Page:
In developing countries like Thailand, the double burdens of malnutrition (over and under nutrition) co-exist. It was our objective to review the maternal and child nutrition situation in response to the evolving improvement in the country’s economy as it changes from a low to a middle income (from a third world to a second world) country. This involved the comprehensive collation of two nationally representative sets of data on the prevalence and trends of key nutritional problems:
1. Food and nutrition survey: pregnant, lactating women and children under 5 years old
2. National health examination survey: population 15 years and older (all NCD’s were recorded)
Additional data on maternal and child nutrition include health and nutritional status was provided by UNICEF.
Key learnings from Thailand NutriPlanet study1
• There has been a significant decline in morbidity and mortality due to malnutrition in children <5 years
• There has been a significant decline in death due to common infection (diarrhoea and respiratory illness) in children <5 years.
• There has been a significant rise in obesity and metabolic syndrome; overweight and obesity incidence is at 13% among pre-school children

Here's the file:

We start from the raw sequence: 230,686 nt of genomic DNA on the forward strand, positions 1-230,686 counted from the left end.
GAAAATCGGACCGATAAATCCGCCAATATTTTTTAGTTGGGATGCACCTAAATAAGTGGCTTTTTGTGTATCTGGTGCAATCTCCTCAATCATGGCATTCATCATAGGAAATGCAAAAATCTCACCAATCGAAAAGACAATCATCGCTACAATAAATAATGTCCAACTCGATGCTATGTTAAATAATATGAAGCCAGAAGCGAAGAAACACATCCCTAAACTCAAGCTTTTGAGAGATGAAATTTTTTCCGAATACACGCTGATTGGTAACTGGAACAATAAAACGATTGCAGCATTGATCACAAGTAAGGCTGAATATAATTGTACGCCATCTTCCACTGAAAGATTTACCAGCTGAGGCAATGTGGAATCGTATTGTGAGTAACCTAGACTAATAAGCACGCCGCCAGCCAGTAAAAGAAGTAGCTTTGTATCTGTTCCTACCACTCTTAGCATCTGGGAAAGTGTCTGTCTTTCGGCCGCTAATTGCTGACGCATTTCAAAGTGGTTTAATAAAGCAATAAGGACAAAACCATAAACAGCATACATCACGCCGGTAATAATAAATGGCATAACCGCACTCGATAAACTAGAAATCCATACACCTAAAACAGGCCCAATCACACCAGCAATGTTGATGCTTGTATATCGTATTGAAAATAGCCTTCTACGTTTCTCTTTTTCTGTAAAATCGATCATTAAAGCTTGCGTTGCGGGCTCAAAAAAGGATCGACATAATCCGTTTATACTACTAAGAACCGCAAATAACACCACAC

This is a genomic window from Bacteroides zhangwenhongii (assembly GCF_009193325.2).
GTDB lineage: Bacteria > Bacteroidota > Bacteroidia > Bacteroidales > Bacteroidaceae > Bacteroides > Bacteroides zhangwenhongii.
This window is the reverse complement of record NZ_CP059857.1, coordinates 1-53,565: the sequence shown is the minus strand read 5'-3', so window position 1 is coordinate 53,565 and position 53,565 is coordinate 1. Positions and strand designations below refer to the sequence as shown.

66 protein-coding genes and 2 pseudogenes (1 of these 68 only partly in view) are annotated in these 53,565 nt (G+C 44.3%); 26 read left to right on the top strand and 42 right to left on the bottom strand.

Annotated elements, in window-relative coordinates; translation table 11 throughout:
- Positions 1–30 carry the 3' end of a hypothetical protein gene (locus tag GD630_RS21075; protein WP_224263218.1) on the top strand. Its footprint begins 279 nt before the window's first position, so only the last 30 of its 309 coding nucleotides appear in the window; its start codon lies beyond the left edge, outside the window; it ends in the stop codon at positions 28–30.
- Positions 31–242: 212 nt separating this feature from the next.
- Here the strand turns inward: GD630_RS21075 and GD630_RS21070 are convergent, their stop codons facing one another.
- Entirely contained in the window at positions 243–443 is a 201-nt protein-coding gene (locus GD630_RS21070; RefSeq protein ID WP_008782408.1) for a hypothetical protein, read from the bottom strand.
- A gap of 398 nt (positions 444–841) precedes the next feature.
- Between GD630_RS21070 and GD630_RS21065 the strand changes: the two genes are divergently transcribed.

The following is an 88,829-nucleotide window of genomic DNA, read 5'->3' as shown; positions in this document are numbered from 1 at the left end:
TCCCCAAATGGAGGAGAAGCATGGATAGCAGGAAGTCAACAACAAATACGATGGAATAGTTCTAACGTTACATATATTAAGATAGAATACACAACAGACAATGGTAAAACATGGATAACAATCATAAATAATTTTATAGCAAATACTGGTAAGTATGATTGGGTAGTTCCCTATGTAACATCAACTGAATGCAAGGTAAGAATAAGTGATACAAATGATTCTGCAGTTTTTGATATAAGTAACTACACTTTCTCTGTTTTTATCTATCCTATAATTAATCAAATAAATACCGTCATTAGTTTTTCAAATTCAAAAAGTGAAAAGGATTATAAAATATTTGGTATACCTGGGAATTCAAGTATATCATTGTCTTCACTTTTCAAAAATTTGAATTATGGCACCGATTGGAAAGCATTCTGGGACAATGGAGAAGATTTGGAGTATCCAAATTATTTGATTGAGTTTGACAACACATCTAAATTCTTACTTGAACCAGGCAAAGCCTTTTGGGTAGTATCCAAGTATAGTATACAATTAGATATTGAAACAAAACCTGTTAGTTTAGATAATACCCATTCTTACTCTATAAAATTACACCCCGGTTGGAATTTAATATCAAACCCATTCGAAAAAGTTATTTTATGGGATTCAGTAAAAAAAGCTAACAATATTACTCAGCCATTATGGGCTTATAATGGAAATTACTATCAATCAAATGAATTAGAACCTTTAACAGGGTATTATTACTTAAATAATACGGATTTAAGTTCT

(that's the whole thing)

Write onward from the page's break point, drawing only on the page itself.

• Significant increase in availability of healthcare even in poor rural areas
• Thailand has very high breastfeeding initiation rates (85%); however, duration is short, declining rapidly between three-six months (from 31% to 7%), mainly due to mothers returning to work but also due to the cultural practice of early weaning at approximately four months
• Micronutrient deficiencies are major health concern among pregnant and lactating women (30% incidence); national supplementation programmes have been introduced to address the problem
• Significant decreases in undernutrition and stunting is matched with a significant increase in obesity and non-communicable diseases in both women and children.